|A scene from the recent Titanic miniseries|
Watching the new Titanic mini-series, just in time for the 100th anniversary of the sinking of the great ship, made me marvel anew at why this tragedy, out of so many in our history, is one that lingers on in popular culture and in our memories. After all, we’ve experienced more recent disasters, such as the 1986 Challenger Space Shuttle explosion, wherein seven astronauts perished when it blew up just after launch. But astronauts are something of a rarefied species among humankind – expert scientists and athletes – in a way, with skills that most of us don’t possess. The Titanic passengers were you and I, and, whether rich or poor, also ordinary folk undone by hubris on the part of the ship’s builders and those charged with steering it safely from Southampton, England to New York City. But the RMS Titanic was also testament to mankind’s reaching for the sky, and achieving what had been deemed impossible by so-called experts. But as with President John F. Kennedy, who could envision man landing on the moon and even predict which decade it would occur in, the folks who constructed the RMS Titanic could also dream big.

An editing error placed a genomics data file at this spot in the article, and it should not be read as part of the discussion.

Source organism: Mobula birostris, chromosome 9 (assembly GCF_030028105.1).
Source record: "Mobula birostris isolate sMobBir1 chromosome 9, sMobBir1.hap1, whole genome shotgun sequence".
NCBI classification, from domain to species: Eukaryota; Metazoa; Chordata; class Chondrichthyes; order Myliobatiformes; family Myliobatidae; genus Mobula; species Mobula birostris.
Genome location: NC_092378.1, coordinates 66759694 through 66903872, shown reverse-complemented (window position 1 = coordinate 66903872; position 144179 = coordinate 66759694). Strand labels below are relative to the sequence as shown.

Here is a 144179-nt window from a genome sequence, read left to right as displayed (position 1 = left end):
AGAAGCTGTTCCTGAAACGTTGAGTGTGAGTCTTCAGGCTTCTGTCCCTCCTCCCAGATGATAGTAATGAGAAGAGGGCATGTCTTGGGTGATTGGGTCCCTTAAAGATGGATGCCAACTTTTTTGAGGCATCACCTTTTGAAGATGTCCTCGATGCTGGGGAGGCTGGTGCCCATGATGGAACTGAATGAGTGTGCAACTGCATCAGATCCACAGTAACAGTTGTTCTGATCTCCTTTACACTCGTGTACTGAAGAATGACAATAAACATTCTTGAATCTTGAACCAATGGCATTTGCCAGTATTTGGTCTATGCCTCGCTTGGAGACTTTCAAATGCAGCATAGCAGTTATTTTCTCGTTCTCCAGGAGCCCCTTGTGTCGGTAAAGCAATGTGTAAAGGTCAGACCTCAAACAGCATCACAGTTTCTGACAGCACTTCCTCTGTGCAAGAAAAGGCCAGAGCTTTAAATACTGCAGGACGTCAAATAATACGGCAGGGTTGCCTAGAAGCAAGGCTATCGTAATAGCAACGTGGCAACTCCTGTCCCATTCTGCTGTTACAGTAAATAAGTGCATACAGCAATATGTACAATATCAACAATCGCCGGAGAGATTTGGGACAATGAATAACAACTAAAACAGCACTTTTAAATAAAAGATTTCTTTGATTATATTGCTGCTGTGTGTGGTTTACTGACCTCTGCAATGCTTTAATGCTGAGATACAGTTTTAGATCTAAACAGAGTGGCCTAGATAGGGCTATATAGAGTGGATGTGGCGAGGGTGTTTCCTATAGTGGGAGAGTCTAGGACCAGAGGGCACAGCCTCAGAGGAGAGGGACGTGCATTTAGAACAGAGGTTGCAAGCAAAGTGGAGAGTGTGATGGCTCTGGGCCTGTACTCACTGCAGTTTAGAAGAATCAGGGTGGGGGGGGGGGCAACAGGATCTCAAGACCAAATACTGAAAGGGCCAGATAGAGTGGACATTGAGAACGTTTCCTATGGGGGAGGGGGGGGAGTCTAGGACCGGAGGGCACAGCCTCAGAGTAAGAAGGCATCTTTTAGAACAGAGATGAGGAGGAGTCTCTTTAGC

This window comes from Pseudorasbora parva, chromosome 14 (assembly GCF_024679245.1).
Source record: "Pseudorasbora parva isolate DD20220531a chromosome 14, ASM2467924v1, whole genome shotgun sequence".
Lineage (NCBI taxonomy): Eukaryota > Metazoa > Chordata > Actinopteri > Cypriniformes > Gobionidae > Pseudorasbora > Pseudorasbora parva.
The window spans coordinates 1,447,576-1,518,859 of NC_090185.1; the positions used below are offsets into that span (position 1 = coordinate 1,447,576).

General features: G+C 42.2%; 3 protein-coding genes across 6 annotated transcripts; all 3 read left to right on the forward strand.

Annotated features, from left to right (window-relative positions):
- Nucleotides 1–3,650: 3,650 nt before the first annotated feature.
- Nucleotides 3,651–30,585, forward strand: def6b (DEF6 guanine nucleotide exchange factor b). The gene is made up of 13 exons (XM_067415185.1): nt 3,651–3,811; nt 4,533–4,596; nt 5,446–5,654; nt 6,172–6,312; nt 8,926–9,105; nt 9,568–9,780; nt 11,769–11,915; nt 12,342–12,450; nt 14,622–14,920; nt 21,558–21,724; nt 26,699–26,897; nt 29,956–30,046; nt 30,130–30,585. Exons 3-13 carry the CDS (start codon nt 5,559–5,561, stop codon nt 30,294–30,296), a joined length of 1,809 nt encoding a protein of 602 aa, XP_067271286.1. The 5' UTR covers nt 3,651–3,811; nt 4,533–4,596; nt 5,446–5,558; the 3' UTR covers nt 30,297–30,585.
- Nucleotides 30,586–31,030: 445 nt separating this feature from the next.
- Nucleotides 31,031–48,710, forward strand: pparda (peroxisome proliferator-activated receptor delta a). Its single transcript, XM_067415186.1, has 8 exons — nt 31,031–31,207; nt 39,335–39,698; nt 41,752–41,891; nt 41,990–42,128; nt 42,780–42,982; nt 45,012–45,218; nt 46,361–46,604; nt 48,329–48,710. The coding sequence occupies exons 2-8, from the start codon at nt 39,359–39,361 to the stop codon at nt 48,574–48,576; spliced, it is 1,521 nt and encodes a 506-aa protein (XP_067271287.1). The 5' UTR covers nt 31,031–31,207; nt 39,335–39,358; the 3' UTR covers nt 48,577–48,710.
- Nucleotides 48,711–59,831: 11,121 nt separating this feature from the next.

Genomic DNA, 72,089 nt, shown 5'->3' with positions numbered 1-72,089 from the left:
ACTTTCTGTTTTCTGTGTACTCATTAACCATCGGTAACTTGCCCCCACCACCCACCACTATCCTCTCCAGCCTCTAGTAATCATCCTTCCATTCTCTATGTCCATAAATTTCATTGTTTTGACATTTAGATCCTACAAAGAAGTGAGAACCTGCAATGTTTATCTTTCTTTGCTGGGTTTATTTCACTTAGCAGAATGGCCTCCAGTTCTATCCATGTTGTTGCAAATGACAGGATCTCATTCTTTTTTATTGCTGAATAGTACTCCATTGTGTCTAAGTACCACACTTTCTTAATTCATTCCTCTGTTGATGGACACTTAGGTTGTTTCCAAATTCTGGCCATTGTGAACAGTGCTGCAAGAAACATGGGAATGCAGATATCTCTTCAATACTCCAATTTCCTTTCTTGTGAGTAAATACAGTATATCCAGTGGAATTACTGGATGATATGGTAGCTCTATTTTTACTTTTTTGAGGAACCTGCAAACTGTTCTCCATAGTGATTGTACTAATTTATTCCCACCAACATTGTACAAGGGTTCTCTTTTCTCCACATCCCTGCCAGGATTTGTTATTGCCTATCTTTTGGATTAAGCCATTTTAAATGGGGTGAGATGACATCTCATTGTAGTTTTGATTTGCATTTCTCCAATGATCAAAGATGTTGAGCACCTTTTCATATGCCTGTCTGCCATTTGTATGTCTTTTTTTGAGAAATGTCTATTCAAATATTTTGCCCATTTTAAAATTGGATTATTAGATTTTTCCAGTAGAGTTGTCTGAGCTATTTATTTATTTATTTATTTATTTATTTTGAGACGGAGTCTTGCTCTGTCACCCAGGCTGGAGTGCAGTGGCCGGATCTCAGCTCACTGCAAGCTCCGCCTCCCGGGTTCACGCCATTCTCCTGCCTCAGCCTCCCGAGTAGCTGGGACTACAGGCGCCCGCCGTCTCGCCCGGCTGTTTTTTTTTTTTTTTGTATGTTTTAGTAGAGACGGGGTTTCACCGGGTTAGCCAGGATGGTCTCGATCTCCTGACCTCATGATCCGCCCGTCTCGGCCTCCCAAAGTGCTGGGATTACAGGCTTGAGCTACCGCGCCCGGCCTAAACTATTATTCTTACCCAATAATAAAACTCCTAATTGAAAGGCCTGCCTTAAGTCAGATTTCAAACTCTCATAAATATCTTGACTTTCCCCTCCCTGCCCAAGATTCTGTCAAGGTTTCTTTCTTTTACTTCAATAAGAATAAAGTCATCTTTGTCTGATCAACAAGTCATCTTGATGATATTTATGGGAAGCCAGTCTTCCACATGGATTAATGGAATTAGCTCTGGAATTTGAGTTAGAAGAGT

The ship was outfitted with state-of-the-art luxuries from wireless telegraphs available for personal use to on-board gyms, swimming pools, libraries and restaurants, not that different from cruise ships today. (Speaking of which, the recent Costa Concordia Italian cruise ship imbroglio carried plenty of echoes from the Titanic sinking. Unlike the captain of the Costa Concordia who snuck off the ship as it sunk, Captain Smith did the right thing and went down with the Titanic. However, it is believed his incompetence may have led to the ship hitting the iceberg, just as the Costa Concordia captain’s incompetence may have led to the wrecking of his ship. (Sound familiar?) Yet, due to outdated maritime regulations, the Titanic only had lifeboats for about 1200 passengers and crew, estimated to be a third of its total capacity. And due to human prejudices, while most women and children in First and Second Class were considered worth saving, and were rescued, most of the Third Class passengers in that contingent were not. Even among the men who were expected to be last off the ship, a higher percentage of First Class passengers (about 33%) survived versus 10-15% of the Second and Third Class group. Those class biases, prevalent among many of the rich passengers and directed against the poor immigrants, from various countries, stuck below decks, reflect man’s worst tendencies, but the venue where this all took place also symbolized the best of man’s inventiveness and genius. A contradiction reflected and acknowledged, I think, in much of the popular cultural adaptations centering on the tragedy, including even at times, in some scenes of James Cameron’s otherwise vapid 1997 Titanic film.